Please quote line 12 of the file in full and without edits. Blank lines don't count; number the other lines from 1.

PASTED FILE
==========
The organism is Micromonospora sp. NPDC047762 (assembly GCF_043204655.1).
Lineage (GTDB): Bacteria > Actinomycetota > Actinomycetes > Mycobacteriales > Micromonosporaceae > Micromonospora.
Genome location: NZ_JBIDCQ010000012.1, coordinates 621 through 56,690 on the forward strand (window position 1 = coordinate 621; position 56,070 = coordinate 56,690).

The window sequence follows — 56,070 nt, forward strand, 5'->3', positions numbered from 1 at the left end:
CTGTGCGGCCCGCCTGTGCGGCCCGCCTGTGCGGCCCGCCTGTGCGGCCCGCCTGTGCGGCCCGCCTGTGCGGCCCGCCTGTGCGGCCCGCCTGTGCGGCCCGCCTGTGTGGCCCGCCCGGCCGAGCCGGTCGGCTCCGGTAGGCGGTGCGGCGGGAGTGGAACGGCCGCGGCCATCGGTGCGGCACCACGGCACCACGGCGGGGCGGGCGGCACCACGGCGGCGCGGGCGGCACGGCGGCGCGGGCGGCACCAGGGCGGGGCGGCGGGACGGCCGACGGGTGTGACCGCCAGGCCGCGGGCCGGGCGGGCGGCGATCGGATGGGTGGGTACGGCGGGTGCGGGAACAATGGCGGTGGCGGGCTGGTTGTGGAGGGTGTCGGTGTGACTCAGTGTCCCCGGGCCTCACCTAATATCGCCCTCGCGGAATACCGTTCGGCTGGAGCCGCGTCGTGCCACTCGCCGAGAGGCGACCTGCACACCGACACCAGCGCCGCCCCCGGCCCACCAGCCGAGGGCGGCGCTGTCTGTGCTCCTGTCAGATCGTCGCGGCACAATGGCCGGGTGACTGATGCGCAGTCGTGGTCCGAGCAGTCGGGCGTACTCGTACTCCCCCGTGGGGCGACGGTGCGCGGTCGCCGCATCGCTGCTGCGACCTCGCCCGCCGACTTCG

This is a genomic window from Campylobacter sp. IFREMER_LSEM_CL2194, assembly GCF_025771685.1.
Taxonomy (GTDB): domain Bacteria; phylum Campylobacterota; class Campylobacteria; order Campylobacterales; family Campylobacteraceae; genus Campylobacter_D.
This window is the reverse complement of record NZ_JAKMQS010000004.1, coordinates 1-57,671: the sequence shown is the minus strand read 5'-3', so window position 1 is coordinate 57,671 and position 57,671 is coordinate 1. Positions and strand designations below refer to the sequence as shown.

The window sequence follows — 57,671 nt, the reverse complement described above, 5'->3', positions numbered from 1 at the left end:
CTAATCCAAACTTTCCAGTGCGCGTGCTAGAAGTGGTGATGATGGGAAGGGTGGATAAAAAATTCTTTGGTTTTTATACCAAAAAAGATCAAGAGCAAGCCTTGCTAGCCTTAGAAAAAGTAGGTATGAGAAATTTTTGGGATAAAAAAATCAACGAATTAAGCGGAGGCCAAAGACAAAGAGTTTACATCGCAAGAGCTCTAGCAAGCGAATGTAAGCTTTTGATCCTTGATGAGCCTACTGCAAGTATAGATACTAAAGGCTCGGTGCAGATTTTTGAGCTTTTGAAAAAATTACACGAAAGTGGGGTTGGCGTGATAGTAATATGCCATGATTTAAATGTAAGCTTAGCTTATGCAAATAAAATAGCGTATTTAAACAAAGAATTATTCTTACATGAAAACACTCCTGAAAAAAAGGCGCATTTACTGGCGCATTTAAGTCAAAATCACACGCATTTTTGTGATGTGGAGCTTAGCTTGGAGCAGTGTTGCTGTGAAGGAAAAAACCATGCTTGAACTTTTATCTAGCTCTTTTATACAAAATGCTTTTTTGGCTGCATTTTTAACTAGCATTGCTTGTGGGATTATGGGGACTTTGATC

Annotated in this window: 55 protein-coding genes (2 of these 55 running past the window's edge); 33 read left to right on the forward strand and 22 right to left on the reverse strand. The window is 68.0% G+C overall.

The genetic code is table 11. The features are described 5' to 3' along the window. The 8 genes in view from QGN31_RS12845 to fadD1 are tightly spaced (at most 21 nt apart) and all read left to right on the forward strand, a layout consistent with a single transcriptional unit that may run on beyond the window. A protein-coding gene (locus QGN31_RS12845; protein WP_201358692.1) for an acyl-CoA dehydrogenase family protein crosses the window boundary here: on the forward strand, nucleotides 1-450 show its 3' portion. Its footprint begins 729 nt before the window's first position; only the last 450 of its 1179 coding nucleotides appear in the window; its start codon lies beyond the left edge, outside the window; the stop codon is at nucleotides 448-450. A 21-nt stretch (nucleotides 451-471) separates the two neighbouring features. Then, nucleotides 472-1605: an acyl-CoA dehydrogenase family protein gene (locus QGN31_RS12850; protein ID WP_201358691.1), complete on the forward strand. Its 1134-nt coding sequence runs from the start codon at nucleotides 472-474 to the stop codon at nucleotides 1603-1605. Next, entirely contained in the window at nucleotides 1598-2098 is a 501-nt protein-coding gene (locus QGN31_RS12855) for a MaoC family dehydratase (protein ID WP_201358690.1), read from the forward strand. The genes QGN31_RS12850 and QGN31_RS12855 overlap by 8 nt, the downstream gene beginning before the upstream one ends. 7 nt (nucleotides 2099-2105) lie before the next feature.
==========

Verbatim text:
The genetic code is table 11. The features are described 5' to 3' along the window. The 8 genes in view from QGN31_RS12845 to fadD1 are tightly spaced (at most 21 nt apart) and all read left to right on the forward strand, a layout consistent with a single transcriptional unit that may run on beyond the window. A protein-coding gene (locus QGN31_RS12845; protein WP_201358692.1) for an acyl-CoA dehydrogenase family protein crosses the window boundary here: on the forward strand, nucleotides 1-450 show its 3' portion. Its footprint begins 729 nt before the window's first position; only the last 450 of its 1179 coding nucleotides appear in the window; its start codon lies beyond the left edge, outside the window; the stop codon is at nucleotides 448-450. A 21-nt stretch (nucleotides 451-471) separates the two neighbouring features. Then, nucleotides 472-1605: an acyl-CoA dehydrogenase family protein gene (locus QGN31_RS12850; protein ID WP_201358691.1), complete on the forward strand. Its 1134-nt coding sequence runs from the start codon at nucleotides 472-474 to the stop codon at nucleotides 1603-1605. Next, entirely contained in the window at nucleotides 1598-2098 is a 501-nt protein-coding gene (locus QGN31_RS12855) for a MaoC family dehydratase (protein ID WP_201358690.1), read from the forward strand. The genes QGN31_RS12850 and QGN31_RS12855 overlap by 8 nt, the downstream gene beginning before the upstream one ends. 7 nt (nucleotides 2099-2105) lie before the next feature.